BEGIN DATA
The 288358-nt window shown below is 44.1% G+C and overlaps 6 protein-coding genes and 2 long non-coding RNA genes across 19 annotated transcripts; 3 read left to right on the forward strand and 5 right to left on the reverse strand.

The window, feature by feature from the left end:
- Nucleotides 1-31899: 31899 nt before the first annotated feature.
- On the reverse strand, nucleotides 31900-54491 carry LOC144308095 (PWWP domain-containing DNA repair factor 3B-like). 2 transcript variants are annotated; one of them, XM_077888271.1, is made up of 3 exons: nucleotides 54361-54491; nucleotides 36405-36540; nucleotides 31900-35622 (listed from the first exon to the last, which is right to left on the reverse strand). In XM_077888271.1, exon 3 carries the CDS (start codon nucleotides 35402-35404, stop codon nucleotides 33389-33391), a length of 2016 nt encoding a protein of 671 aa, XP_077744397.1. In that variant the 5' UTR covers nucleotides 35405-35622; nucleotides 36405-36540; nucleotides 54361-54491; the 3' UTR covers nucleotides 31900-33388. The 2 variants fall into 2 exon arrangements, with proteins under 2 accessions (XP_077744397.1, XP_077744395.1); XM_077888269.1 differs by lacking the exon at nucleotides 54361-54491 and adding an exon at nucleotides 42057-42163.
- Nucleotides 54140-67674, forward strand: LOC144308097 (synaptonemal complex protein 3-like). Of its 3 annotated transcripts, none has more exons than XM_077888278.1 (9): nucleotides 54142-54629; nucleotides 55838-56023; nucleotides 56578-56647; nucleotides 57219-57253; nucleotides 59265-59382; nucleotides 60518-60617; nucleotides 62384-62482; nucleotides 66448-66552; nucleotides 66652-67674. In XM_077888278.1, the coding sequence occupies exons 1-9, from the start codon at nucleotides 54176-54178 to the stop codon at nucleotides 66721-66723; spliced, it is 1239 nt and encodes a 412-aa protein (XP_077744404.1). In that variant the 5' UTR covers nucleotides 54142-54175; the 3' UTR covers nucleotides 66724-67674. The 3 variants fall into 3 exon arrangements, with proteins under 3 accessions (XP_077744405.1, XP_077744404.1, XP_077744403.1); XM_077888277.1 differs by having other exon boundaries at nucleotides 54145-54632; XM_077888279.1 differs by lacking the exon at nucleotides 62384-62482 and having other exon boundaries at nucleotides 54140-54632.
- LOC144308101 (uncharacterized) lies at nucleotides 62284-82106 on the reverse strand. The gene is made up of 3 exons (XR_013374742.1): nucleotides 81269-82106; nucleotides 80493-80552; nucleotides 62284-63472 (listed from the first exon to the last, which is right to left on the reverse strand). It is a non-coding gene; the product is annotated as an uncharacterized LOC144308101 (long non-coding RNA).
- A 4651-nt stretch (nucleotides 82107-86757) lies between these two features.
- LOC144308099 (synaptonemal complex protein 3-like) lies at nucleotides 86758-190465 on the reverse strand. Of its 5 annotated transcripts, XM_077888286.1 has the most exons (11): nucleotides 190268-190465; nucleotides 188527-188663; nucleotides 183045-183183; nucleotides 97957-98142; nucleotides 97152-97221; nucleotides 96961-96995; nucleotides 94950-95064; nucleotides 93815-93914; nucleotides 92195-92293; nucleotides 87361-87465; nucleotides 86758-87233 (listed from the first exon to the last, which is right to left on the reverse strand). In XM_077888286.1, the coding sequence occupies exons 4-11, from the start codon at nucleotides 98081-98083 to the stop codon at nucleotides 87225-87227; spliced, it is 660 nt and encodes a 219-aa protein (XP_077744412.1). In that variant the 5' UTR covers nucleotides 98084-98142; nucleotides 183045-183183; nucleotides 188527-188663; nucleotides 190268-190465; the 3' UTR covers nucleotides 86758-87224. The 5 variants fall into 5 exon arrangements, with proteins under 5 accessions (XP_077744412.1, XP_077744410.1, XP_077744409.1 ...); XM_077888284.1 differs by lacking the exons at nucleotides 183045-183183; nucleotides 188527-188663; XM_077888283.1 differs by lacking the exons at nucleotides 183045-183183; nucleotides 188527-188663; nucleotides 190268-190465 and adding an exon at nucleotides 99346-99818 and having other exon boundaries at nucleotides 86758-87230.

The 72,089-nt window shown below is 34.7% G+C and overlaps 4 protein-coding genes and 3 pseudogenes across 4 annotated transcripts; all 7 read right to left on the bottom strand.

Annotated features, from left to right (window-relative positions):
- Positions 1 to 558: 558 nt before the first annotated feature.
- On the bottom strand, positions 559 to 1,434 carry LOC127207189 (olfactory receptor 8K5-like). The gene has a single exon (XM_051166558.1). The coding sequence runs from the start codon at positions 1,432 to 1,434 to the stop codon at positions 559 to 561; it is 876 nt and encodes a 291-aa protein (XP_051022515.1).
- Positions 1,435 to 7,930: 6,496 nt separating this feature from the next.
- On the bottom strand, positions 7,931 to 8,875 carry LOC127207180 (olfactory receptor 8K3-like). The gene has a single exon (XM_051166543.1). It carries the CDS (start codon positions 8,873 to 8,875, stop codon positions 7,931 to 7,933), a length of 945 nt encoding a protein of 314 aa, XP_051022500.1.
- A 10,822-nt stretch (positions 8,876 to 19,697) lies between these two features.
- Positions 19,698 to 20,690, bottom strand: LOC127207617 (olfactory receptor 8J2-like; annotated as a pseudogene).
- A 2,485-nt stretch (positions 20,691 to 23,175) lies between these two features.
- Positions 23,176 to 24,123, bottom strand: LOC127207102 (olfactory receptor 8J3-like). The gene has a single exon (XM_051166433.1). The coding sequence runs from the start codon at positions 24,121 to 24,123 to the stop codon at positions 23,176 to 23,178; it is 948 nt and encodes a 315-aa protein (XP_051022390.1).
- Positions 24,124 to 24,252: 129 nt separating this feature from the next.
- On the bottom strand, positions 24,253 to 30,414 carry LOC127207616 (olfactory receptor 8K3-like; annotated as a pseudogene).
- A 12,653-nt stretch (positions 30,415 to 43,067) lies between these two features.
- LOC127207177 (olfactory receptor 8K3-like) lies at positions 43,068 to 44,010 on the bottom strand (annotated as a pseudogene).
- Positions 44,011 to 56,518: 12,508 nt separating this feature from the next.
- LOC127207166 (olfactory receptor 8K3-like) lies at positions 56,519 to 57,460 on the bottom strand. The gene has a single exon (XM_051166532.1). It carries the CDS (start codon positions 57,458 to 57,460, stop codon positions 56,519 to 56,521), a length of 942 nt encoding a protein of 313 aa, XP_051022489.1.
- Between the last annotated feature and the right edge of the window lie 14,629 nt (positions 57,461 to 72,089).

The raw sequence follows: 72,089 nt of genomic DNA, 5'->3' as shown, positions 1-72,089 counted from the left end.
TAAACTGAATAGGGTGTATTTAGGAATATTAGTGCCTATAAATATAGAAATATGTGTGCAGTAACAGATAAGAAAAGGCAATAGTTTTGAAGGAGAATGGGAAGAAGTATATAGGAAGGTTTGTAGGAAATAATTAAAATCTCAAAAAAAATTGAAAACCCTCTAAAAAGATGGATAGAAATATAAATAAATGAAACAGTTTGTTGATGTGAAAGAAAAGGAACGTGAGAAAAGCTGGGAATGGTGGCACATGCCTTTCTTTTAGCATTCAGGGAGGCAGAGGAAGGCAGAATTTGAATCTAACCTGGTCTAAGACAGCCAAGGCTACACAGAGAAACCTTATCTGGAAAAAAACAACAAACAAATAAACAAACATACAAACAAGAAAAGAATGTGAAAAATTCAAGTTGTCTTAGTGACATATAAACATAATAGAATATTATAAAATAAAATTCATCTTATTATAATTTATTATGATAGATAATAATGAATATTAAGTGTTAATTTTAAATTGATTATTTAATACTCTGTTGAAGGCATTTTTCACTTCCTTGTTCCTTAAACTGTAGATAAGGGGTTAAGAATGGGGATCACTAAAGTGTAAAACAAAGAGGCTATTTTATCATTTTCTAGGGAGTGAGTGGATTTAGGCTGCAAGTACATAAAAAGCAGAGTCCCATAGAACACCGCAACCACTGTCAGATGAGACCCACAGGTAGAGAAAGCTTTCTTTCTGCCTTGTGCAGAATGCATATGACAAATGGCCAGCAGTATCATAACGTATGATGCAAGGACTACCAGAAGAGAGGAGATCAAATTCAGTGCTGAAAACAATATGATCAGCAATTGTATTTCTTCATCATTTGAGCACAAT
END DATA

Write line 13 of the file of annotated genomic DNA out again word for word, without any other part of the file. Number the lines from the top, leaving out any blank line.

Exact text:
- Positions 1,435 to 7,930: 6,496 nt separating this feature from the next.